Last week, the JURE committee of the European Voted to approve the current draft of the EU Directive on Copyright in the Digital Single Market this includes proposals to implement a link tax and that ISSPs must implement something akin to Google’s Content ID, to defend copyright from whatever. These are now it seems called upload filters. I’ve read a bit and here are my notes.

  1. This Wednesday, an EU committee voted to break the Internet: this Sunday, Berliners take to the streets to say NO! by Corey Doctorow, a good and concise exposition of the proposed bad laws.
  2. The EU’s disastrous Copyright Reform, explained by its lovers and haters, from the nextweb. The title has it all, fabulous, 2nd level detail with quotes from Reda & Voss, captures the issues including the effect of barriers to entry on innovation and monopoly, and the de-facto enclosure of News which is politics.
  3. JURI’s out, Euro copyright votes in: Whoa, did the EU just ‘break the internet’? by Orlowski, not as vitriolic as usual he talks of equivalence between music/movies and news providers. He also talks of the ECJ’s courts protection  of the internet in overturning the
  4., in this article Julia Reda, analyses the Voss proposals, presents her own including a reliance on Voss’s predecessor’s position, supported by the previous presidency. (of the council). She proposes defending the right to link and presuming the original publisher holds the copyright. Voss proposes mandating upload filters and creating a secondary copyright liability on the platforms. (The current law is that copyright material must be taken down when notified of copyright infringement). This is a form of prior restraint, and will not, and is designed not to, take account of fair use and other exceptions. Reda rejects upload filters and quotes her EU allies.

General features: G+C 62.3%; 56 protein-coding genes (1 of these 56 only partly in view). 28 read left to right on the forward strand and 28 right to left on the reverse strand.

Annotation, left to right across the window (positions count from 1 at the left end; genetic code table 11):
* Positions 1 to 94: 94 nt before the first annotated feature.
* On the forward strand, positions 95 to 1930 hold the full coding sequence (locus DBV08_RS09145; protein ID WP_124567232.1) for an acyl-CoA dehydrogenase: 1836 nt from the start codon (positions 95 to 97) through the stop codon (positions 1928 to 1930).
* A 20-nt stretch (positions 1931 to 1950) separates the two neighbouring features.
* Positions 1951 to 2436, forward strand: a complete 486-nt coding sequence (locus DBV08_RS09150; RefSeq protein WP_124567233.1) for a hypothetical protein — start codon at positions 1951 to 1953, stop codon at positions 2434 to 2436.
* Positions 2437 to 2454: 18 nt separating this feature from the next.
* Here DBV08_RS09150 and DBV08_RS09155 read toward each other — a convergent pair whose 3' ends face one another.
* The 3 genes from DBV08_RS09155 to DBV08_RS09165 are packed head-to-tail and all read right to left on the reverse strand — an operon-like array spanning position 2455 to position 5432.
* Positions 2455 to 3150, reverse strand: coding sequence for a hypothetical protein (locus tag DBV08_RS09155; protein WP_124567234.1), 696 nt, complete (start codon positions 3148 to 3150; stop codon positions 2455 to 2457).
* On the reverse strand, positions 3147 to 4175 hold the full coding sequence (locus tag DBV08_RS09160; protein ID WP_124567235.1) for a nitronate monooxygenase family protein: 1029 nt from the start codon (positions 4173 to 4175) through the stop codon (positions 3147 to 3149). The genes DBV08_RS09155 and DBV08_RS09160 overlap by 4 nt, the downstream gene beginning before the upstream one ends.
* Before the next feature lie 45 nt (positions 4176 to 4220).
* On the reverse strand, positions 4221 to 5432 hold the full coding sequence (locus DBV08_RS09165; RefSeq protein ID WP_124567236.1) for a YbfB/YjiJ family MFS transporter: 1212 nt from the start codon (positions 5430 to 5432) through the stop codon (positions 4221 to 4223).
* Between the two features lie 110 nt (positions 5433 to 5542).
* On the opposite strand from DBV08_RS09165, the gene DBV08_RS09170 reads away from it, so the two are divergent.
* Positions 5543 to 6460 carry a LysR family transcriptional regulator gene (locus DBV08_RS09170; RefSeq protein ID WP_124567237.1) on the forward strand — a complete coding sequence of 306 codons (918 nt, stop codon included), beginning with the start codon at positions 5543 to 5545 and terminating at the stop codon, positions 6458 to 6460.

5., here Julia points at the votes on JURE, includes the French FN, what are Socialists doing voting with them
  6. Here’s the parliament’s press release,
  7. , on the link tax and the difference between original and ancillary copyright rights. The news organisations don’t have the copyright on what they’re trying to tax the news aggregators for.
  8., this article looks at the impact on games, in particular those games that permit use rauthored content. They point out that the large proprietary companies buy licences, but the open source companies would need to develop protective processes. This would reinforce the monopoly power of the current large incumbents.
  9. European Parliament’s Legal Affairs Committee Gives Green Light to Harmful Link Tax and Pervasive Platform Censorship/ at Creative Commons, a quite good and brief criticism of the two key changes.
  10. 70+ Internet Luminaries Ring the Alarm on EU Copyright Filtering Proposal at the EFF.  The signatories include, Vint Cerf, the inventor of the World Wide Web Tim Berners-Lee, Wikipedia co-founder Jimmy Wales, co-founder of the Mozilla Project Mitchell Baker, Internet Archive founder Brewster Kahle, cryptography expert Bruce Schneier, and net neutrality expert Tim Wu. It raises the prospect of code being blocked, what’ll happen to Github, although it’s now owned by Microsoft and has the money to resist. It notes the lack of an EU fair use right and so means that to be legally safe all potential infringements will need to be blocked.